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The Umbrellas of Cherbourg
Directed by Jacques Demy
Produced by Mag Bodard
Written by Jacques Demy
Starring Catherine Deneuve
Nino Castelnuovo
Music by Michel Legrand
Cinematography Jean Rabier
Editing by Anne-Marie Cotret
Monique Teisseire
Distributed by The Criterion Collection (US VHS and laserdisc)
Koch-Lorber Films (US DVD)
Release date(s) February 19, 1964 (1964-02-19) (France)
15 December 1964 (U.S.)
Running time 91 min.
Language French

The Umbrellas of Cherbourg (French: Les Parapluies de Cherbourg) is a 1964 musical film. It was directed by Jacques Demy, and stars Catherine Deneuve and Nino Castelnuovo. The music was written by Michel Legrand. The film dialogue is all sung as recitative, even the most casual conversation.

Umbrellas is the middle film in an informal "romantic trilogy" of Demy films that share some of the same actors, characters and overall look; it comes after Lola (1961) and before The Young Girls of Rochefort (1967).[1]



Madame Emery and her daughter Geneviève (Deneuve) sell umbrellas at their little boutique in the coastal town of Cherbourg in Normandy, France. Geneviève is in love with Guy (Castelnuovo), a handsome young auto mechanic who lives with and cares for his sickly aunt and godmother Elise along with her quiet, dedicated, care-giver, Madeleine (Ellen Farner), a young woman who clearly loves Guy. Subsequently, though, Guy is drafted, and must leave to fight in the Algerian War.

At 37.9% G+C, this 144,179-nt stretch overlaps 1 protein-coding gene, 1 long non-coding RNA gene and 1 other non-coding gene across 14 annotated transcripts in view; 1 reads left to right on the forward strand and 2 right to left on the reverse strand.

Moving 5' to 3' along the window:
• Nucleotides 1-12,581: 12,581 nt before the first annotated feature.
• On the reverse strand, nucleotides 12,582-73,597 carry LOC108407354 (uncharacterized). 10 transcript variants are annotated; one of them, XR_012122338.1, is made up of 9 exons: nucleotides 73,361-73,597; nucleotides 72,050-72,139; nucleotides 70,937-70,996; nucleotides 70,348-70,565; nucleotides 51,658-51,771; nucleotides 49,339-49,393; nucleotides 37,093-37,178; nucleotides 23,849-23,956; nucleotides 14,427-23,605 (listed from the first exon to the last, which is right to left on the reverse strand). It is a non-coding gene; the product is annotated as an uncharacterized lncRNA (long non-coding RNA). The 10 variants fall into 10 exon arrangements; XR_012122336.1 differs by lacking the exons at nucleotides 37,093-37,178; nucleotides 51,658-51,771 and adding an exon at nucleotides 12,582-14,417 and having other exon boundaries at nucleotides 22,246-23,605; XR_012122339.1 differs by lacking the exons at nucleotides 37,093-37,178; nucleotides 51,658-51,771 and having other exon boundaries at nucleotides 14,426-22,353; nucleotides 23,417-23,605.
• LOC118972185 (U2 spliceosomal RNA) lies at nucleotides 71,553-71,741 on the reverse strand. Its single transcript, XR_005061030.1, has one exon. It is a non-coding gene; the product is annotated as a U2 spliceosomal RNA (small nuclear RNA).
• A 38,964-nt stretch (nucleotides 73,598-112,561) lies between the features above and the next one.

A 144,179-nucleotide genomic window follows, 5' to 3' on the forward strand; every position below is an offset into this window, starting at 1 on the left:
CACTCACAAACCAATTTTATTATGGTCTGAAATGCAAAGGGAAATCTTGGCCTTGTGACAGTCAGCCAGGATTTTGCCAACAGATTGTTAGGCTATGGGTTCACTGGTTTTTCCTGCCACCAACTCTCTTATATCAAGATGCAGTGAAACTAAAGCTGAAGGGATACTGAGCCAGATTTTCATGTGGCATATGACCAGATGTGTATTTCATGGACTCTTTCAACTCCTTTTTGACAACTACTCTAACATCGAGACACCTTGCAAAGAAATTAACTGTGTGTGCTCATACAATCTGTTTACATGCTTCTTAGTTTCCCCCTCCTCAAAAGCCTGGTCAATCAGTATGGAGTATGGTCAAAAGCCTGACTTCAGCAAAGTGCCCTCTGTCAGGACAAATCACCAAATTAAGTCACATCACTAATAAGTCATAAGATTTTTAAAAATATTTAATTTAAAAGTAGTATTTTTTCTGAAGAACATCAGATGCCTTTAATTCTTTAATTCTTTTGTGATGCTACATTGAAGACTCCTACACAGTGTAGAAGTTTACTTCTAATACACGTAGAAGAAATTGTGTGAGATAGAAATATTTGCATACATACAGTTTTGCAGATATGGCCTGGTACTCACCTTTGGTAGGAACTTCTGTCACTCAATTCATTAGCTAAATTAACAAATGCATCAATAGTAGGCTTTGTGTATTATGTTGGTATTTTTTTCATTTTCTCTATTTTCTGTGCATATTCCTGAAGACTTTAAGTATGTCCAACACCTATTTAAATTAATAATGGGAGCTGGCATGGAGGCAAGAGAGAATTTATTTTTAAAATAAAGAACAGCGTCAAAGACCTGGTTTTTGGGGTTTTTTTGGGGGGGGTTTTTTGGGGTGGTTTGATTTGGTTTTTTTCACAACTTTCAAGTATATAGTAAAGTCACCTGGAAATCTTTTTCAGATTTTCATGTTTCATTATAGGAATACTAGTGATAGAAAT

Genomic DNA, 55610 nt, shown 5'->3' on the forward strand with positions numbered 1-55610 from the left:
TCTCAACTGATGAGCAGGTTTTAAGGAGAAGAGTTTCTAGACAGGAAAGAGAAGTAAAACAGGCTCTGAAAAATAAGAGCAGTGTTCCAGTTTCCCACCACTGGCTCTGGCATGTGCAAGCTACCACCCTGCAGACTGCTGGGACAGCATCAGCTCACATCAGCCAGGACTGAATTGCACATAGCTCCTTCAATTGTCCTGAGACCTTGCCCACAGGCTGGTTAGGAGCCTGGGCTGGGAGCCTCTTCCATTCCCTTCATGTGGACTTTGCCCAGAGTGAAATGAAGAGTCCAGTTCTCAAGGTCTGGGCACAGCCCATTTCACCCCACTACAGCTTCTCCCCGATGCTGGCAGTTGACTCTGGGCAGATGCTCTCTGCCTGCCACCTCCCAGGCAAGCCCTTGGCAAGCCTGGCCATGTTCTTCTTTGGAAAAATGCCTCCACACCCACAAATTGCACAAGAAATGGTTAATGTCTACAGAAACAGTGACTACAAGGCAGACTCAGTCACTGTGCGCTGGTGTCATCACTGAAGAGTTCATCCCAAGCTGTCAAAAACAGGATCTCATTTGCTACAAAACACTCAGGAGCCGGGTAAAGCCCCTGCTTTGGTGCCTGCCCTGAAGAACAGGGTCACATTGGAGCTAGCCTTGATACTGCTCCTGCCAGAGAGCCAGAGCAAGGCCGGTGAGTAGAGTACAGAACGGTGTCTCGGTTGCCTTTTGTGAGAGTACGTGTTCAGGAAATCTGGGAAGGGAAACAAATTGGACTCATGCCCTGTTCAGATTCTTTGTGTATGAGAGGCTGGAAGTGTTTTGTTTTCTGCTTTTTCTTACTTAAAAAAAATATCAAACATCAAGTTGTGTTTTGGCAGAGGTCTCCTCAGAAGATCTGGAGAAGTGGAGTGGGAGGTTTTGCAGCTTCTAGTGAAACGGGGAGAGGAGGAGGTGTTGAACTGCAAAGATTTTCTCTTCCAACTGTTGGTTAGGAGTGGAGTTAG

The night before he leaves, he and Geneviève make love. She becomes pregnant, and feels abandoned, as he does not write often. At her mother's insistence, she marries thirtyish Roland Cassard (Marc Michel), a quietly handsome Parisian jeweler who falls in love with Geneviève and is willing to wed her, even though she is carrying another man's child (Cassard had previously wooed the title character in Lola, only to be rejected once the father of her child returned—he relates an edited version of this story to Madame Emery with ill-concealed bitterness). The society wedding in a great cathedral shows Genevieve's upward social and economic movement, but she does not seem at all happy with her situation, and clearly feels trapped.

When Guy returns with a leg injury, he learns that Geneviève has married and left Cherbourg, and that the umbrella store is gone. He attempts to ease back into his old life, but becomes rebellious due both to the war and to the loss of Geneviève. One day, Guy quits his job after an argument with his boss, and spends a night and a day drinking excessively in seedy port bars. He winds up sleeping with a prostitute named Jenny, whose real name turns out to be also Geneviève.

When he returns to his apartment, Madeleine tells him tearfully that his godmother has died. He sees that Madeleine loves him, and cleans up his life with her encouragement. With an inheritance from his aunt, he is able to finance to own a new "American-style" Esso gas station. He asks Madeleine to marry him, and she accepts, though she wonders if he is asking her from despair at Geneviève's actions.